Writers play a unique role in our theater and film communities and in our society as a whole. We understand how essential narrative is to understanding the human condition and to connecting with each other.
At this time, we are experiencing the impacts of a society that stifles Black voices and reinforces narratives that promote white supremacy. We should not be willing to continue to go back to business as usual. As we open this conversation, there are actions that all of us can begin now.
I invite you to participate in the elevation of Black writers using tools that are easily accessible to you.
1) Become familiar with the work of Black playwrights and screenwriters, particularly writers who are actively producing work.
2) Write recommendations for plays by Black authors on review websites, including online bookstores.
3) Promote Black writers and their work on social media.
4) Encourage theater companies that you respect to present more work by Black writers (it’s particularly powerful if you recommend two or three authors and specific plays).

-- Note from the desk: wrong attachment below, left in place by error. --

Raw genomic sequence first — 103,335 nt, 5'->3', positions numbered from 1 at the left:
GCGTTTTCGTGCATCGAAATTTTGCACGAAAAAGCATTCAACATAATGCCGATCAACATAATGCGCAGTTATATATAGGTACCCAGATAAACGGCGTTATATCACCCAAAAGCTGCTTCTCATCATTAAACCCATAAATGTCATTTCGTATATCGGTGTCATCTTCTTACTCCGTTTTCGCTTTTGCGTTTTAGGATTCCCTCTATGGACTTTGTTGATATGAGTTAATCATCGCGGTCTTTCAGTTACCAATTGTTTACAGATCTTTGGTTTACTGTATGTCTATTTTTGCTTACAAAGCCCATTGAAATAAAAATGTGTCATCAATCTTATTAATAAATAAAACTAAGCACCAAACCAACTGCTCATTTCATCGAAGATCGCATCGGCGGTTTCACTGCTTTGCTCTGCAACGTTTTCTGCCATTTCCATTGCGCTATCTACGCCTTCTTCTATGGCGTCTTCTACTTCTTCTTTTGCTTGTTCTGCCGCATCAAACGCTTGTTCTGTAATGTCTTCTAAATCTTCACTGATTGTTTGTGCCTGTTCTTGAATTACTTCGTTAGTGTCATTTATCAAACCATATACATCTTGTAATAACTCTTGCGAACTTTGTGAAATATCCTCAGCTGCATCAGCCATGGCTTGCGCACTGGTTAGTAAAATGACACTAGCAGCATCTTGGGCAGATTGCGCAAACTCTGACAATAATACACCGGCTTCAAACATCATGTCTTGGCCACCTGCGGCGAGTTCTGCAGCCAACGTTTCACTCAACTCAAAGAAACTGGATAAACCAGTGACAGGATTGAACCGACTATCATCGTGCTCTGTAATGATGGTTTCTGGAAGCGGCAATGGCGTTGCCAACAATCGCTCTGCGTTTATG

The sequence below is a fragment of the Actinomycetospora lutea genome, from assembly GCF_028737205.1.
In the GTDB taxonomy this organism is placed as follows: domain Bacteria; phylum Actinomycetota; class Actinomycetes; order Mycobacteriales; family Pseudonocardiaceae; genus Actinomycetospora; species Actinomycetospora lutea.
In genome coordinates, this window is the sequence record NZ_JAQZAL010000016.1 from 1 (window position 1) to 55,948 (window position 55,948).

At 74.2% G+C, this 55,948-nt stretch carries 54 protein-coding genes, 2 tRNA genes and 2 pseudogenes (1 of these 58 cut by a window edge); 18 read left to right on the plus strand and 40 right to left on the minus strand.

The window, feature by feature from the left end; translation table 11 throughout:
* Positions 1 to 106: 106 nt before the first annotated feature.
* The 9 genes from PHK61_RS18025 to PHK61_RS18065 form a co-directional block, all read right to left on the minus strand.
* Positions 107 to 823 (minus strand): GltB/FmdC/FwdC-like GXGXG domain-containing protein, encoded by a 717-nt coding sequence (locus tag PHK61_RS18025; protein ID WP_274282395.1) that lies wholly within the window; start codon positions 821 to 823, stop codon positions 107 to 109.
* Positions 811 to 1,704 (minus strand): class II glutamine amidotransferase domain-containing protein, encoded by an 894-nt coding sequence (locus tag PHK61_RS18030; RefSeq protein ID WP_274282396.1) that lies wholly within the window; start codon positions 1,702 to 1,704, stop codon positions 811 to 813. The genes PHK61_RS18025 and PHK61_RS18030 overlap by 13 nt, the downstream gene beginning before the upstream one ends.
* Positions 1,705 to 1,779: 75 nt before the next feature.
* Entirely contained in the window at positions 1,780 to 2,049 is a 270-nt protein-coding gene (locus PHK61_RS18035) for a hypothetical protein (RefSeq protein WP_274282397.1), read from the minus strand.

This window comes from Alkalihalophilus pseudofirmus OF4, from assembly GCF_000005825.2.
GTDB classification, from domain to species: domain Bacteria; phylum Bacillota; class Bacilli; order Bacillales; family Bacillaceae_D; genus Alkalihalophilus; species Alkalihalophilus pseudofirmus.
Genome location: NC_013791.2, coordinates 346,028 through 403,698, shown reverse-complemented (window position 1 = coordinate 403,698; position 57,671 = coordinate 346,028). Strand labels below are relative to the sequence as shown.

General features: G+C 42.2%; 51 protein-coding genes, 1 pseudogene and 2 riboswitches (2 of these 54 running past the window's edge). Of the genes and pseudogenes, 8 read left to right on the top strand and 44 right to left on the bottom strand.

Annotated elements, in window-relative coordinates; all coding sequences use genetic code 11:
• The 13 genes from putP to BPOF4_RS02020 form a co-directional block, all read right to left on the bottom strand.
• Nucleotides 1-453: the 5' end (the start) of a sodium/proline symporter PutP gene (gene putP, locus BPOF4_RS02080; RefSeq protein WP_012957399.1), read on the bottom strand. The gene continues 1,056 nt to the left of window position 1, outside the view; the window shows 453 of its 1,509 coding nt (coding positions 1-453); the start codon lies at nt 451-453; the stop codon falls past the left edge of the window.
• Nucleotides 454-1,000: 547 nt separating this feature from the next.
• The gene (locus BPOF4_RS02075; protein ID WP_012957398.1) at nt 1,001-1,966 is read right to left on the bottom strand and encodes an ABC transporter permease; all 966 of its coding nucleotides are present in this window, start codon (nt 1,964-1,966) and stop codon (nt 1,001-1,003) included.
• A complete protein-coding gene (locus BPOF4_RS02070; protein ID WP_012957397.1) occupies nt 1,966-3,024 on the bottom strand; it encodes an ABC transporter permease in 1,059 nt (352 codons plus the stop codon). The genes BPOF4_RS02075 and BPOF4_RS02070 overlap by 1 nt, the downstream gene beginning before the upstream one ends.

5) Recommend Black writers for developmental opportunities.
6) Encourage your friends and colleagues, particularly your White friends, to get to know the works of Black writers.
7) Watch films made by Black writers and directors. When theaters open up again, make an effort to buy tickets for shows written by Black writers.
When we read the works of Black writers, we understand their concerns and their communities better, and we are better able to implement effective anti-racism strategies. When we promote Black writers, we redistribute access to opportunities to writers who may otherwise get overlooked. When we support productions by Black writers, we help ensure their longevity as playwrights and screenwriters and poets and novelists, and we often help create more acting opportunities for actors of color.
Most importantly, when we elevate Black writers, we get to experience their essential and transformative stories, and that’s really what storytelling is about.